When the pilot moves flight controls, those movements are converted into electronic signals, which are then interpreted by the aircraft's flight control computers (FCC) to adjust actuators that move flight control surfaces. Computers also monitor sensors throughout the aircraft to make automatic adjustments that enhance the flight. When equipped with active control sticks, the FCC also uses sensor data to create "tactile cueing" – sensory feedback to the pilot in the form of improved physical "feel" for the aircraft's motions and aerodynamic limits.

Traditional mechanical and hydro-mechanical flight control systems use a series of levers, rods, cables, pulleys, and more which pilots move to adjust control surfaces to aerodynamic conditions. Their "hands on" design gives pilots a direct, tactile feel for how the aircraft is handling aerodynamic forces as they fly. On the other hand, mechanical systems are also complicated to operate, need constant monitoring,
are heavy and bulky, and require frequent maintenance.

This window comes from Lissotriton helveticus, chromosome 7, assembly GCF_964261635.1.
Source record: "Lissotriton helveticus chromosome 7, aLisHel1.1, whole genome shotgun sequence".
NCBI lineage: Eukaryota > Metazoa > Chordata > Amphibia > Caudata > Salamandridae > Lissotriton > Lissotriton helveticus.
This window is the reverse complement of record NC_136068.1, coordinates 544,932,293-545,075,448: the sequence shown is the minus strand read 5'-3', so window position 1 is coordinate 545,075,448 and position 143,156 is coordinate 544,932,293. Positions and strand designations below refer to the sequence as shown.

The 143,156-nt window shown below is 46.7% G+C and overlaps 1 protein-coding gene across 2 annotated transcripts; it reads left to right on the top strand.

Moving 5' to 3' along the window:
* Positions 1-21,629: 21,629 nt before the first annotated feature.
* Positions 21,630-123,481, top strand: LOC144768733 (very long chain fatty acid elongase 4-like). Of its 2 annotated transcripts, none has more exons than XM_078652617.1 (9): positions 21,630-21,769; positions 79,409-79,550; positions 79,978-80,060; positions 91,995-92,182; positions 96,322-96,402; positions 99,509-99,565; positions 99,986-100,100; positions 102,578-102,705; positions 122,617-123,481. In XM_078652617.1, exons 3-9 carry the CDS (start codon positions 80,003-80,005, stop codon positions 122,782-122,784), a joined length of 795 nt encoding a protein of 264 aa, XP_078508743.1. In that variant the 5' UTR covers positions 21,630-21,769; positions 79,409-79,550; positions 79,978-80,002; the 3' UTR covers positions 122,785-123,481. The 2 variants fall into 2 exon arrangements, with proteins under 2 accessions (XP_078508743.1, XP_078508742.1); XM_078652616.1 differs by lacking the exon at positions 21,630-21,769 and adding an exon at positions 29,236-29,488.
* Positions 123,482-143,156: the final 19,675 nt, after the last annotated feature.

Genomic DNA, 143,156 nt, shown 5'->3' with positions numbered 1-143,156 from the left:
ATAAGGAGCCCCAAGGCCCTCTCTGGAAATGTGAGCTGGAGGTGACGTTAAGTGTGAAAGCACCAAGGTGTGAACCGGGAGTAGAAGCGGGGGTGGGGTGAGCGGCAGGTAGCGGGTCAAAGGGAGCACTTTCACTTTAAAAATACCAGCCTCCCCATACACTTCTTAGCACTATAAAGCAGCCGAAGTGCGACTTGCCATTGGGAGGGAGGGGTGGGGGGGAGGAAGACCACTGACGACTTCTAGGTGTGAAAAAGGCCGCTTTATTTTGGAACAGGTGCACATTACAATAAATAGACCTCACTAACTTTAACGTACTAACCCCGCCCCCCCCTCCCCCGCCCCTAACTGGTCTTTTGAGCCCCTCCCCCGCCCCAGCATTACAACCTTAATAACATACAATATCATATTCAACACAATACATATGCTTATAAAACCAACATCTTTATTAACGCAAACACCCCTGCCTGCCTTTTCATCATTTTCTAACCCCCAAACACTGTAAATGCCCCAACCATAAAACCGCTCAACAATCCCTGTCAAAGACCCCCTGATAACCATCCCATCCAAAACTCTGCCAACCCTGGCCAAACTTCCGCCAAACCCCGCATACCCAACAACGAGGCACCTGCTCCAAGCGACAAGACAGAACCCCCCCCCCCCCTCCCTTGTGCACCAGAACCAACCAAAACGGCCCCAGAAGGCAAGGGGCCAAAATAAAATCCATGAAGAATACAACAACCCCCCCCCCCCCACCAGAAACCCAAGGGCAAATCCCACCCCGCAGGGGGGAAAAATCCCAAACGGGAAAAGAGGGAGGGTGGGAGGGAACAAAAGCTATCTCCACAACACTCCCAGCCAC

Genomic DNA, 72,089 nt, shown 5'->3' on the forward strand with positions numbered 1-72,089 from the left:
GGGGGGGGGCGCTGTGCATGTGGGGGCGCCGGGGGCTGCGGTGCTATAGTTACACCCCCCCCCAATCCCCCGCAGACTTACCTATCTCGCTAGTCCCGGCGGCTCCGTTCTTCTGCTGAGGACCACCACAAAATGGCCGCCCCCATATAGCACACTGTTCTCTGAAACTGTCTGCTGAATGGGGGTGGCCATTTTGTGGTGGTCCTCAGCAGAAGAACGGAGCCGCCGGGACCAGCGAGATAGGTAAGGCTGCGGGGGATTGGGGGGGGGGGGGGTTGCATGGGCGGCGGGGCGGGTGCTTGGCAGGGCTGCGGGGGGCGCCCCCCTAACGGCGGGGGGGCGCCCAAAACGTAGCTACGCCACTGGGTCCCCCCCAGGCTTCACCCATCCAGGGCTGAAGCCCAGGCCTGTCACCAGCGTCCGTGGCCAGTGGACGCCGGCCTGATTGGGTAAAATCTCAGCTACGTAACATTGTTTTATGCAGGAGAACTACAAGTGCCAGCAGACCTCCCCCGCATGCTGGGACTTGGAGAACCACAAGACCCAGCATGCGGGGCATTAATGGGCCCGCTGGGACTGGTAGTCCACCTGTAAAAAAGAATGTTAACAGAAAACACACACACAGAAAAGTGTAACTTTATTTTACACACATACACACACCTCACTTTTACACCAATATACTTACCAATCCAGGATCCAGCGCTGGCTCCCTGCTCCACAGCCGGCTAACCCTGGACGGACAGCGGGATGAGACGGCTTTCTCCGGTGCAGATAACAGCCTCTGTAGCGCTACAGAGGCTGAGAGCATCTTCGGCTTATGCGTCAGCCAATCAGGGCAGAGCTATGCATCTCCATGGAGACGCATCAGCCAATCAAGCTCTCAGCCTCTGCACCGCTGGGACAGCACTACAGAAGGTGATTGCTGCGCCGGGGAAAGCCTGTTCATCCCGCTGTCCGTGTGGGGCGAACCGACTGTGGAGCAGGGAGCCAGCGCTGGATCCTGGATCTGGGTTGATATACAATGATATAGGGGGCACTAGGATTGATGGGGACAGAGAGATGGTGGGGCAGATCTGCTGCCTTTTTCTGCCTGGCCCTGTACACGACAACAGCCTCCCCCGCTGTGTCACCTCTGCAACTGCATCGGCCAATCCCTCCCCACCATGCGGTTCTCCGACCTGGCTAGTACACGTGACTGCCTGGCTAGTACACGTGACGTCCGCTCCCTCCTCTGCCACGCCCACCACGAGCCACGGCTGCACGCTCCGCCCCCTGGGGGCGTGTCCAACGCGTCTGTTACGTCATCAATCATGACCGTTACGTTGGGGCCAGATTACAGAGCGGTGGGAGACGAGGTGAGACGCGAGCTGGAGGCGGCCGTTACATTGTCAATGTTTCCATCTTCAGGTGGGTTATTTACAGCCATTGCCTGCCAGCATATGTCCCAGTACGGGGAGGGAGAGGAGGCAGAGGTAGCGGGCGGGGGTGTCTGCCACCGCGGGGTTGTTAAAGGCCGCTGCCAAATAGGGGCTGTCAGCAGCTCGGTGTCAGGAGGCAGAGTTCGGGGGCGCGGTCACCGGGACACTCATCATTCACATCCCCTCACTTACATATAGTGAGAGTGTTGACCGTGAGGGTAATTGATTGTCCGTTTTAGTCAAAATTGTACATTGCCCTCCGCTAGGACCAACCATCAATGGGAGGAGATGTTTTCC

Because fly-by-wire is electronic, it is much lighter and less bulky than mechanical controls, allowing increases in fuel efficiency and aircraft design flexibility, even in legacy aircraft. And to prevent flightcritical failure, most fly-by-wire systems also have triple or quadruple redundancy back-ups built into them. Further innovations to the system are also in development, including fly-by-wireless, fly-by-optics, power-by-wire, and more.


This information page is provided as a service to our readers by BAE Systems, Inc., a U.S.-based world leader in aerospace, defense, power, and intelligence solutions. Learn more about us here.

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